Scott Audette/Getty Images
Tomas Plekanec controls the puck.
During the 2013-14 regular season, the Montreal Canadiens were in the bottom third of the league when it came to puck possession, ranking 22rd in Fenwick-for percentage and 26th in Corsi-for percentage.
As these are the best means by which to measure puck possession, it's obvious that the Canadiens don't have the puck all that often.
And yet they finished the season in third place in the Atlantic Division with 100 points and made the playoffs. They managed to win games while being a poor puck-possession team.
Imagine what they could do if they had the puck more often?
Well, more games might look like Game 1 did.
There were only three games played, but the Canadiens were the best puck-possession team of the six squads that played on April 16. They finished the game with an impressive five-on-five Corsi-for percentage of 59 percent, according to ExtraSkater.com.
To put that number into perspective, the top puck-possession team in the regular season, the Los Angeles Kings, finished the year with a Corsi-for of 57.3 percent.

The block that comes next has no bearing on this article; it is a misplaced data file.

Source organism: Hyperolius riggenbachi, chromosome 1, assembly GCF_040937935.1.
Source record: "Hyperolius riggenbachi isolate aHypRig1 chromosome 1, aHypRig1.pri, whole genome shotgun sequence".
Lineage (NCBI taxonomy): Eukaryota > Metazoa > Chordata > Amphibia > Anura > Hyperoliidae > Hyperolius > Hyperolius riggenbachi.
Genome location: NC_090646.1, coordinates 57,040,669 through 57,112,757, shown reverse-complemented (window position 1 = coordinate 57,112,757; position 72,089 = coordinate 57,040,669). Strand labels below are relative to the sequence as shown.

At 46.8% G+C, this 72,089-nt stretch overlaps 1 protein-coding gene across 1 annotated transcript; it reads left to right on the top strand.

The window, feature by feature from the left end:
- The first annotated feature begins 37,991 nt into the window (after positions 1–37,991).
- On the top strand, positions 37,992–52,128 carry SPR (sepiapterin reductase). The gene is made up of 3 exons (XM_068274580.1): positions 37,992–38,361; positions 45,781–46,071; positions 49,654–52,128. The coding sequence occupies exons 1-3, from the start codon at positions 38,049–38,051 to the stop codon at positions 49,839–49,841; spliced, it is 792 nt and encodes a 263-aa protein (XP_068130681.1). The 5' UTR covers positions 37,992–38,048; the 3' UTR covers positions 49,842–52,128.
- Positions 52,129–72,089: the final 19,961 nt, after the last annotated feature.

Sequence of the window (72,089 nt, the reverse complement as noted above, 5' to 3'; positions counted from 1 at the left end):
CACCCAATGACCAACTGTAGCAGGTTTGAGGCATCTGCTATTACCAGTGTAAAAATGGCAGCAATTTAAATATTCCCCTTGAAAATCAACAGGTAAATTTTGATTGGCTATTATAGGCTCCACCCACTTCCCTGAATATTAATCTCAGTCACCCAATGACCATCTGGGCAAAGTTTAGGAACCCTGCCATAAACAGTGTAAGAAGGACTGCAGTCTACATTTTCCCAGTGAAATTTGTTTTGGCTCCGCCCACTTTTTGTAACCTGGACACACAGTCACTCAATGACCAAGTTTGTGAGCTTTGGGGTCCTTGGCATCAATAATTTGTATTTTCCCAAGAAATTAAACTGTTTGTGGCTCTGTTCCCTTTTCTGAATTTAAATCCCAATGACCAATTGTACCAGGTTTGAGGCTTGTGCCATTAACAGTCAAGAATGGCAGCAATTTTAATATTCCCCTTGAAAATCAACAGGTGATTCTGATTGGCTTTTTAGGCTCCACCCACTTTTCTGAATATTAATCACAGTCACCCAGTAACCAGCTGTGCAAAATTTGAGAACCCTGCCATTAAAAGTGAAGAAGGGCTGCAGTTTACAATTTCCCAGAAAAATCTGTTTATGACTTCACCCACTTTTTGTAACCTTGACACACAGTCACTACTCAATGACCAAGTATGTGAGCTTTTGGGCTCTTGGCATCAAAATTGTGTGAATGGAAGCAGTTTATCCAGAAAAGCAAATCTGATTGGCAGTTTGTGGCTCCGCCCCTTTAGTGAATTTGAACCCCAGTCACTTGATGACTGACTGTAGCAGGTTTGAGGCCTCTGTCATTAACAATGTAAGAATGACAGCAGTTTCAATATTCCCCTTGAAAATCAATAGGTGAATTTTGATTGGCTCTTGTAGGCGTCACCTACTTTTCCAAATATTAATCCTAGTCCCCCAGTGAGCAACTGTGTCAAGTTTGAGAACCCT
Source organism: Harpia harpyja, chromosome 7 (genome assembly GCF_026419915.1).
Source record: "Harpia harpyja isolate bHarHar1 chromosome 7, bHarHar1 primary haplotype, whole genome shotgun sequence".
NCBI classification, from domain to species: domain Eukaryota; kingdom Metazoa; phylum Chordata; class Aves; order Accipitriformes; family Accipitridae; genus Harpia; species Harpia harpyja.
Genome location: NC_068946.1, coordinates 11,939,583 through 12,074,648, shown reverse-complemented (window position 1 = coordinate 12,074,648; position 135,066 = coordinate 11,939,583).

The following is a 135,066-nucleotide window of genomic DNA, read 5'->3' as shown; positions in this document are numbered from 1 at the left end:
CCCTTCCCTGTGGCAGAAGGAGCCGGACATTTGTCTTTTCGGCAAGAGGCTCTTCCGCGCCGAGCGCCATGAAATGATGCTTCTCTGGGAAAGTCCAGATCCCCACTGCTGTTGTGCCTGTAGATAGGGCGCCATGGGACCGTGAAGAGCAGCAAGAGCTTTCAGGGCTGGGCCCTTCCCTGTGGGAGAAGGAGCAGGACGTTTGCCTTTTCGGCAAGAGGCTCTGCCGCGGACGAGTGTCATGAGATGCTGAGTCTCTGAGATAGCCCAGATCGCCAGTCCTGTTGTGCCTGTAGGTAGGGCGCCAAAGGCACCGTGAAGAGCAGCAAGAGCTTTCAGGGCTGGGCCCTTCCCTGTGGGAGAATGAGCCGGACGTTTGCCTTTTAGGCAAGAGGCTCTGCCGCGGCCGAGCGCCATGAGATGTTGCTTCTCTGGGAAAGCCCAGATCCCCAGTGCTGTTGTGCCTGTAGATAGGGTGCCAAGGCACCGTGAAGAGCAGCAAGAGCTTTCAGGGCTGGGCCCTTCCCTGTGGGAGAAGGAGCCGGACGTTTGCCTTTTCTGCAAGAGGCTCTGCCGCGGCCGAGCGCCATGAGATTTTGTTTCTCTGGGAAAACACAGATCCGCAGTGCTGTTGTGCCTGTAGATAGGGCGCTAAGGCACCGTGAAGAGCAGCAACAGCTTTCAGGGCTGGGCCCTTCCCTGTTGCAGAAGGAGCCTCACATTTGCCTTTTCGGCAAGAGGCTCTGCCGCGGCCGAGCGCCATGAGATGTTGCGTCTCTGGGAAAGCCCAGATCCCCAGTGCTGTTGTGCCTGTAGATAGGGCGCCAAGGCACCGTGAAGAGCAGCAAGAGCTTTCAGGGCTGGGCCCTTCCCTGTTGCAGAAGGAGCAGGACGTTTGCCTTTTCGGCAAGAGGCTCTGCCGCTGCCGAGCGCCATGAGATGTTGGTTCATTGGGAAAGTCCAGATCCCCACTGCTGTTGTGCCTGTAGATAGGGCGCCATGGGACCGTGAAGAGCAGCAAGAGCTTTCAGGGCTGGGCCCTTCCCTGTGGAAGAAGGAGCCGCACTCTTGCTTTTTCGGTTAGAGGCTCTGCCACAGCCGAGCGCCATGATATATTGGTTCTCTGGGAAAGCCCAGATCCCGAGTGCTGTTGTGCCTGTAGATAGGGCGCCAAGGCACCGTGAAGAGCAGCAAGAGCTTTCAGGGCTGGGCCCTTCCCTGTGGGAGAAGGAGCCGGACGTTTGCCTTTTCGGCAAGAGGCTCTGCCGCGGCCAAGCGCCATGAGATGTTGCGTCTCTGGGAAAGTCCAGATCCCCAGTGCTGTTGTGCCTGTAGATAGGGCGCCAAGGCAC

It's not realistic to think that the Canadiens can continue throughout the playoffs, or this series even, with a Corsi-for of just under 60 percent. It's unlikely any team in the playoffs will finish with a Corsi-for of 59 percent or higher.
But improving on their regular-season number of 47.2 percent will be important. The Canadiens could be in for a successful postseason if they can get their Corsi-for percentage above 50.
Having the puck on your stick makes hockey a simple game. You get to shoot more, and the opponent shoots less. That usually leads to more goals and then more wins.
Puck possession is a key to winning hockey games. Improving on their regular-season Corsi-for percentage will play an important role in Montreal's 2014 Stanley Cup playoff run.